Ransomware has hit 17 libraries across the US city of St Louis, sizing control of systems after they were infected with malware a few days ago.
While the libraries are regaining control of their systems the attack predictably prevented anyone from borrowing books at the time, though fortunately for the libraries they managed to restore their services without paying any ransom money to cyber criminals.
According to CNN, the authorities presiding over the St Louis libraries refused to comply and opted to wipe their systems instead, which will mean several days or even weeks to restore the database systems.
The result of the attack may not have cost the libraries a ransom payment, but the affect of wiping the computers will cause disruption to the residents of St Louis who use the libraries.
“For many of our patrons, we’re their only access to the internet,” Jen Hatton, a spokeswoman for the libraries told CNN. “This is their only access to a computer. Some of them have a smartphone, but they don’t have a data plan. They come in and use the WiFi.”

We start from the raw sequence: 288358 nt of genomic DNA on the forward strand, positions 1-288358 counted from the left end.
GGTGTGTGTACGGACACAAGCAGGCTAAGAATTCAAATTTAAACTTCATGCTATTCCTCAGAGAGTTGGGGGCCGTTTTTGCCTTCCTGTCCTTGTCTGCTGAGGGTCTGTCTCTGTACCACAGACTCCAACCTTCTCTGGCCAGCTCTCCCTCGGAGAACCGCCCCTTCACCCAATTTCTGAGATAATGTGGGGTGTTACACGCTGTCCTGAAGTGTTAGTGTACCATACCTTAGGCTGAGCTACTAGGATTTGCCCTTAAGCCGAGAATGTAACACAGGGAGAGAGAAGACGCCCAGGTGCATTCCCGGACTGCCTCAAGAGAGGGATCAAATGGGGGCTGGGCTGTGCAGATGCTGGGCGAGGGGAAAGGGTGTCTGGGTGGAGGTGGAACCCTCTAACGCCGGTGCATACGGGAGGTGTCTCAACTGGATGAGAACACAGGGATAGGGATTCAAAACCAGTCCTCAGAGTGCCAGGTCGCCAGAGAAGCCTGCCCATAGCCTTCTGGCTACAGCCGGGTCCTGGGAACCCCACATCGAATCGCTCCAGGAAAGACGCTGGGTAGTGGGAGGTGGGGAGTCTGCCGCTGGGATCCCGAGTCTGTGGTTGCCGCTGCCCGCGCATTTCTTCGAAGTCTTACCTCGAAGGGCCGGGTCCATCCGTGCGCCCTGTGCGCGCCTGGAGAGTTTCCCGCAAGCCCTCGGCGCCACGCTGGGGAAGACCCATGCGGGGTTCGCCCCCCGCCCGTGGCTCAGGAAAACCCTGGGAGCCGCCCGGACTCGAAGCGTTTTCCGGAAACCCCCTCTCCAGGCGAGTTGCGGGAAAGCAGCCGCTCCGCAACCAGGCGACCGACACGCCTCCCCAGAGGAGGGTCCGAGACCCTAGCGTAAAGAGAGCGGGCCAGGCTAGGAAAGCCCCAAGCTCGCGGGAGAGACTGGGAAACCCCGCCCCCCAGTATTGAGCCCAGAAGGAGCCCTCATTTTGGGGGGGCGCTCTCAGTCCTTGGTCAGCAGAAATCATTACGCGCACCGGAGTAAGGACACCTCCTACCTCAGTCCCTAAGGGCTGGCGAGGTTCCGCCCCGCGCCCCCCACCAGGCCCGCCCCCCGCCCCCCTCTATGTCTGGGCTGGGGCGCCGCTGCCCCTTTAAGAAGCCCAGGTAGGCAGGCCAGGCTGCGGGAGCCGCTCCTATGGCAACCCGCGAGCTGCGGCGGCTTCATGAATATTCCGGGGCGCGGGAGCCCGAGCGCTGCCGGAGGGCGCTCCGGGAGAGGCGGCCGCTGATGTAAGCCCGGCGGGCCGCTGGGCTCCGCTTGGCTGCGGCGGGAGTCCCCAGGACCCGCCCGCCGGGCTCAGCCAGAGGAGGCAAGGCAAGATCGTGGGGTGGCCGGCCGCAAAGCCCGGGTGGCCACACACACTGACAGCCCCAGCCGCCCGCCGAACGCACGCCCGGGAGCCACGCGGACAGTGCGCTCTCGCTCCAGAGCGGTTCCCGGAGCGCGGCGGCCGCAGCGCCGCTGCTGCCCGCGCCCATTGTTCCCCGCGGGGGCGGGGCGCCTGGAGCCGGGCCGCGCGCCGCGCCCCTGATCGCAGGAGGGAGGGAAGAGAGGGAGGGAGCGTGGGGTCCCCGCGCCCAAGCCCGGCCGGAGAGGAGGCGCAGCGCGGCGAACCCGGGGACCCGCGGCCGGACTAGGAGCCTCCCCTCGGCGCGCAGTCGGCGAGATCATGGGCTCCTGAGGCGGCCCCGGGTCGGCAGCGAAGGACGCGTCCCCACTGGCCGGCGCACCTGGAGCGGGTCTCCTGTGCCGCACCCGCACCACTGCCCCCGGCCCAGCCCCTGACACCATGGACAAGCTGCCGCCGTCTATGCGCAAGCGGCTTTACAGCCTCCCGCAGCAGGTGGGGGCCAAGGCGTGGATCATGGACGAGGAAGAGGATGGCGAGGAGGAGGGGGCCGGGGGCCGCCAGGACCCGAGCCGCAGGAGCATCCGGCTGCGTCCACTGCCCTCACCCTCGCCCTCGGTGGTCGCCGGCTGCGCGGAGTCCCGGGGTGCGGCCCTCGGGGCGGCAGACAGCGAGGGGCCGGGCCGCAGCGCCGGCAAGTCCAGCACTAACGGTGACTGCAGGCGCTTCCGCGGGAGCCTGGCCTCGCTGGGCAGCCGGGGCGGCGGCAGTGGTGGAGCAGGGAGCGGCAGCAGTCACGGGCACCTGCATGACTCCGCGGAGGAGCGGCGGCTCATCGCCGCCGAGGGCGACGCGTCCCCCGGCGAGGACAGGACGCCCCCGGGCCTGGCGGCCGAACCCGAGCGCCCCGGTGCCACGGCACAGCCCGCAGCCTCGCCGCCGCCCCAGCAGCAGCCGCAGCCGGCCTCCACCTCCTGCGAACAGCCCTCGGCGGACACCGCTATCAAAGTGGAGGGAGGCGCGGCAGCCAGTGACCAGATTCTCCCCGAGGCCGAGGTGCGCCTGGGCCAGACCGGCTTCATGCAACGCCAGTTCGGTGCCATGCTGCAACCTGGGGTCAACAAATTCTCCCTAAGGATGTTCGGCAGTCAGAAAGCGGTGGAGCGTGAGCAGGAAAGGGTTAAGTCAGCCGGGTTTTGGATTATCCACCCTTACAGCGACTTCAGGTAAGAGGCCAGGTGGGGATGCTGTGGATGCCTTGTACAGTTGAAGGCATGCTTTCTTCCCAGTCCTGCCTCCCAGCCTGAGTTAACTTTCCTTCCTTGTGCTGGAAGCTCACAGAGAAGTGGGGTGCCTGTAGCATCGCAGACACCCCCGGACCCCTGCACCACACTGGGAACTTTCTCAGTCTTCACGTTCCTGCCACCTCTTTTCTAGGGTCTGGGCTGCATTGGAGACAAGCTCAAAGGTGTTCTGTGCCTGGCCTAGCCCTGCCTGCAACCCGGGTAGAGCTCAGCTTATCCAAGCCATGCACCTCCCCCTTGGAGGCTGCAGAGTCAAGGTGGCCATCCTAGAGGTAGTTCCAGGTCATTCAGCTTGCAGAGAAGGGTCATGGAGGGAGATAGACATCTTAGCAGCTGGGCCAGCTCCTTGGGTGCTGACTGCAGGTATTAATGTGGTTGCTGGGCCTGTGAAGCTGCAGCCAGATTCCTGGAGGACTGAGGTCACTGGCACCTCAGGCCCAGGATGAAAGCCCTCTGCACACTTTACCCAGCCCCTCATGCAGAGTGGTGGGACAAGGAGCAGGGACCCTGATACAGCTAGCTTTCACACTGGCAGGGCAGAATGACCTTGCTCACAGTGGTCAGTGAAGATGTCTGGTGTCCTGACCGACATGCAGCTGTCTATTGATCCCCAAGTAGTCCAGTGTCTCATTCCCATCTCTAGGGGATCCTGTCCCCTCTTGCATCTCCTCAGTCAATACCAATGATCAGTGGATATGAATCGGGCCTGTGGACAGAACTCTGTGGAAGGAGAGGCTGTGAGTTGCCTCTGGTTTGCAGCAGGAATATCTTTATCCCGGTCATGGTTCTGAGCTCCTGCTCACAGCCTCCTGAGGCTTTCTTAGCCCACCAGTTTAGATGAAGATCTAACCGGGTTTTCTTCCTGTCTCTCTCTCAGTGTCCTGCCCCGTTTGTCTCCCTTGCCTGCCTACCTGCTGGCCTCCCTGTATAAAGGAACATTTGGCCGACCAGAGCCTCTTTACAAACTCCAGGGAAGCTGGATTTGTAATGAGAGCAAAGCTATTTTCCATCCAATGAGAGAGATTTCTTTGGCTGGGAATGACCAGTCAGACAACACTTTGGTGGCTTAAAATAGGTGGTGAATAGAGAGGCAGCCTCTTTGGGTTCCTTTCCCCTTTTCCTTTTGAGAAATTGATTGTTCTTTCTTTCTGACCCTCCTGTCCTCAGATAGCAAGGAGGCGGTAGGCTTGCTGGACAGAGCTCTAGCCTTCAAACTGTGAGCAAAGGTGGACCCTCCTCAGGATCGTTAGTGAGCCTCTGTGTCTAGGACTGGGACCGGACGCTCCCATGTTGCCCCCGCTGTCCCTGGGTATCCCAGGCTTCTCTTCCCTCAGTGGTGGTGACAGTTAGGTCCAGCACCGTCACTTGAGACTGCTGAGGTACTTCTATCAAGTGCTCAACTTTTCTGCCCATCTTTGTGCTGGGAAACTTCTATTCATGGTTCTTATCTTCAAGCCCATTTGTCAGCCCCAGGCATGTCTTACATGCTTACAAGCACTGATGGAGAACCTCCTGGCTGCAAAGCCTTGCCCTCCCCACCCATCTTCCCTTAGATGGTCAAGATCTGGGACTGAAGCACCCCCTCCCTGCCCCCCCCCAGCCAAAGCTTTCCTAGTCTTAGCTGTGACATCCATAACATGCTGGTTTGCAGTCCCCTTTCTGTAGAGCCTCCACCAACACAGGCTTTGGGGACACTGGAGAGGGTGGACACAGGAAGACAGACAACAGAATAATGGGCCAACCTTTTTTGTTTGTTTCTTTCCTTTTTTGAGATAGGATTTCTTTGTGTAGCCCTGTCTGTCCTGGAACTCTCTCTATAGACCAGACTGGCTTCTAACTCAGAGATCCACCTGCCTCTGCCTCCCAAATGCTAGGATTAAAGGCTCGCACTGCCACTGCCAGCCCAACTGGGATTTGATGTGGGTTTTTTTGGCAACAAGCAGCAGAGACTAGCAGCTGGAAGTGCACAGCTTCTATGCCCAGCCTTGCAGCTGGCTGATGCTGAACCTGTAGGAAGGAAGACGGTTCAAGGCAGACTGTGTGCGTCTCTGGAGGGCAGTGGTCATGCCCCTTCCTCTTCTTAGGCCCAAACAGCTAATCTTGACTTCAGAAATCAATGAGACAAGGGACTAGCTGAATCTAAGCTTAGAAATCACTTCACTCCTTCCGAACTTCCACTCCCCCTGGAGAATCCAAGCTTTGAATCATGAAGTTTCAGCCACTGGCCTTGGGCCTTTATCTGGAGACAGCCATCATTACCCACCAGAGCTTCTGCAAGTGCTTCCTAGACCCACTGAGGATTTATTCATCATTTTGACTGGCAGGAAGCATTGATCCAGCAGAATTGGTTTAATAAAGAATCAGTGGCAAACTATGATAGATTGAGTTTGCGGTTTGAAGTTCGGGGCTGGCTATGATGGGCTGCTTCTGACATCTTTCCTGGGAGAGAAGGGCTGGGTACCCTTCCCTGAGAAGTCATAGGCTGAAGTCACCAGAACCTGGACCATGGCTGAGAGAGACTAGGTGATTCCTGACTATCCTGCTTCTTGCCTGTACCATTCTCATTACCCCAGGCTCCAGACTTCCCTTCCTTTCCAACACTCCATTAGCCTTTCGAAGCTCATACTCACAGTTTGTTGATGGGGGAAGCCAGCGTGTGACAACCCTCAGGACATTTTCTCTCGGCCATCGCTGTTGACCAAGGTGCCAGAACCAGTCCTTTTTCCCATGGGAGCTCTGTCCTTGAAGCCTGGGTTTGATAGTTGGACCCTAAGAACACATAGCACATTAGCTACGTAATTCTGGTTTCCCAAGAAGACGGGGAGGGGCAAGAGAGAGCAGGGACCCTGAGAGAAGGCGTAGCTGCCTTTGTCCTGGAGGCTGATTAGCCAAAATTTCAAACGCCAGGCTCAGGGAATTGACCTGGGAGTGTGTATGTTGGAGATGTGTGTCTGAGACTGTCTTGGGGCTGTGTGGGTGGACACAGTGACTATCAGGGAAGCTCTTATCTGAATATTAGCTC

The ransomware attack is yet another example of the how the malware is being used as a popular tool by cyber criminals to target organisations that may not have the resources of larger enterprises to combat such cyber attack and are thereby more likely to pay the ransom.
Organisations such as universities have been hit hard by ransomware between 2015 and 2016, and the NHS with its plate already full of budget restraints also suffered at least 28 attacks on its Trusts across 2016 and part of 2015.
The prevalence of ransomware ware is such that security firm Malwarebytes found that over half of UK businesses have been victims of ransomware attacks.
“Over the last four years, ransomware has evolved into one of the biggest cyber security threats in the wild, with instances of ransomware in exploit kits increasing 259 percent in the last five months alone. The impact on businesses around the world has been significant,” said Nathan Scott, technical project manager at Malwarebytes.
While vigilance and being clued up on the threat of ransomware can go some way to stopping it from being successful, the growing sophistication of the attacks are problematic, which is why research is being directed at curtailing the ability for ransomware to activate even if it infects a targeted computer.
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